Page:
Toronto's crack-smoking Mayor Rob Ford announced Wednesday he is taking a leave of absence to enter rehab after a new photo emerged showing the troubled politician with a copper pipe.
The image was a taken from a video that shows Ford smoking, inhaling and "frantically shaking his right hand," according to the Globe and Mail. The Canadian newspaper said its reporters had watched the footage and confirmed it had purchased five photos.
NBC News could not independently confirm the authenticity or content of the tape.
The Globe and Mail published still photos of the incident and alleged that the self-confessed drug dealer who sold them said Ford was smoking crack cocaine.
The national newspaper reported the film was one of three surreptitiously shot in the basement of the mayor's sister's home at 1:15 a.m. on Saturday.
A photo published by the Globe and Mail shows Toronto Mayor Rob Ford with a copper pipe.
After being contacted by the newspaper, Ford's office announced he was to take a break from his campaign to be re-elected as mayor of Canada's biggest city to seek help for alcoholism.
"I have a problem with alcohol, and the choices I have made while under the influence. I have struggled with this for some time," Ford said in a statement released later Wednesday night.
"I will conquer this"
Ford went on to say he realizes he needs professional help to recover. He also thanked his supporters and asked for their encouragement throughout his recovery.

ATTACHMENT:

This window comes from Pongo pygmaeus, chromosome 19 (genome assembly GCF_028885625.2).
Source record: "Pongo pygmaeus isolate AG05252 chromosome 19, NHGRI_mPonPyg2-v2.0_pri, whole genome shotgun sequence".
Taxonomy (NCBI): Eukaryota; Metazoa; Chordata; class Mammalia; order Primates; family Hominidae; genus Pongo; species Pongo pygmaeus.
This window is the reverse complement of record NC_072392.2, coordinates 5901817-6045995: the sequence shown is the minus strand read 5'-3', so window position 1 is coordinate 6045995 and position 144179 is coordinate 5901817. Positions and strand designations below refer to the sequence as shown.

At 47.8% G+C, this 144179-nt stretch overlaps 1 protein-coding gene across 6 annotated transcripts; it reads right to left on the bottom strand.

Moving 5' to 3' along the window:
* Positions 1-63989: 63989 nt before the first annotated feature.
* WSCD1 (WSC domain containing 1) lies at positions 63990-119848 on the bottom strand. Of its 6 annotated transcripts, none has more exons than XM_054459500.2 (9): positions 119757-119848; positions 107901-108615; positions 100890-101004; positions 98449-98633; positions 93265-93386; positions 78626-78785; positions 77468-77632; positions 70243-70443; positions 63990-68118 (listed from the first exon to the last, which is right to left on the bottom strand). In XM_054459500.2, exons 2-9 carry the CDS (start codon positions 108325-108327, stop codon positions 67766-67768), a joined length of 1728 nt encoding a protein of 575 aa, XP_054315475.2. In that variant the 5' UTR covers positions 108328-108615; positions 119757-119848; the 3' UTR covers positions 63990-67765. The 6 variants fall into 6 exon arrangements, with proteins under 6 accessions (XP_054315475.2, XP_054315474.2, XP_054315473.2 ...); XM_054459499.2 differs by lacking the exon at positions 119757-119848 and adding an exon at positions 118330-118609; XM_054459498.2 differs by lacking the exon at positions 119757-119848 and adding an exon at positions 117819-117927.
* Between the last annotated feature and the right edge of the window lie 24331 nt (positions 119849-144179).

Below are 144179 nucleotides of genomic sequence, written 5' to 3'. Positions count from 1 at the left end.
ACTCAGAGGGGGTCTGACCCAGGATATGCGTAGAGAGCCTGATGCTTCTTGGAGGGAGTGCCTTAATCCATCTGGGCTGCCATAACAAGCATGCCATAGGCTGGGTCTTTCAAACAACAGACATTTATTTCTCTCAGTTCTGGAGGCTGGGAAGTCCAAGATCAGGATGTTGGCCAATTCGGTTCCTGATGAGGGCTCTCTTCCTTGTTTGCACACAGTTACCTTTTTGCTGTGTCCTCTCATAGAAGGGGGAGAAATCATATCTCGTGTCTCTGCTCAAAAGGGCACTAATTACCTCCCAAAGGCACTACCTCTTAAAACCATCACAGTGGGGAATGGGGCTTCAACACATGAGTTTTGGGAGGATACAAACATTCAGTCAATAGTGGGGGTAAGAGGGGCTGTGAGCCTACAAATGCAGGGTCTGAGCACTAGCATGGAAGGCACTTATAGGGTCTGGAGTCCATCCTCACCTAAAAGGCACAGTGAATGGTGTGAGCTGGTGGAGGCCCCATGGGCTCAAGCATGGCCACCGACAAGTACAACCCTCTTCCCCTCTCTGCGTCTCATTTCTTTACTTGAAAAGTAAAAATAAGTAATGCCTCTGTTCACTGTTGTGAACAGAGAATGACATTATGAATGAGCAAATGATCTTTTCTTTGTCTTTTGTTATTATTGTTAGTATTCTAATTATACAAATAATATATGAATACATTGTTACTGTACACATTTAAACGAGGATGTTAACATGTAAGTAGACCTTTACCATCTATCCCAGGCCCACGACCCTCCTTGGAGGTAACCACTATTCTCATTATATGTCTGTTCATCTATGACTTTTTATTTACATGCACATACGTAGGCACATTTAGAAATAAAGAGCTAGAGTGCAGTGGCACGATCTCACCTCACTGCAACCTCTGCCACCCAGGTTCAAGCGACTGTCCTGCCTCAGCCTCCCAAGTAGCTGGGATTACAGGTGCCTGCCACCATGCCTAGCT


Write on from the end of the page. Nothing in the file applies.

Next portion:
"I love the people of Toronto, I love being your mayor and I hope you will continue to stand by me," Ford's statement read. "With the support of my family, friends, professionals and the people of Toronto, I will conquer this."
Earlier, Ford's lawyer Dennis Morris told NBC News' partner CTV that the Toronto mayor would enter a "facility that assists people with substance abuse difficulties."
He added: "I think life is just overwhelming at this particular time."
Ford has endured repeated calls to stand down as mayor and was even stripped of many of his powers after admitting in November that he had used crack cocaine “in a drunken stupor.”
Allegations had for months swirled around the mayor after the Toronto Star reported it had been shown a video of the politician smoking the illegal substance. Ford’s admission finally came after Toronto Police said they had recovered a copy of the footage.
Both critics and allies of the embattled mayor subsequently urged him to get help.
In a Nov. 18 interview with TODAY's Matt Lauer, Ford asked Torontonians to give him “five or six months” to clean up his act, adding that if people “don’t see a difference, I’ll eat my words.”
In a follow-up interview with Lauer in February, the mayor said he was turning his life around.
“I don’t use illegal drugs, I experimented with them probably a year ago,” Ford said.
Ford officially kicked off his campaign about two weeks ago, asking voters to stand by him in his October re-election bid.
Last month, signs featuring outrageous campaign slogans popped up all around Toronto spoofing Ford's bad behavior.
The grassroots group behind them hopes they will draw attention to various real candidates who want to replace the current mayor and further its goal of "anyone but Rob Ford."
First published April 30 2014, 6:56 PM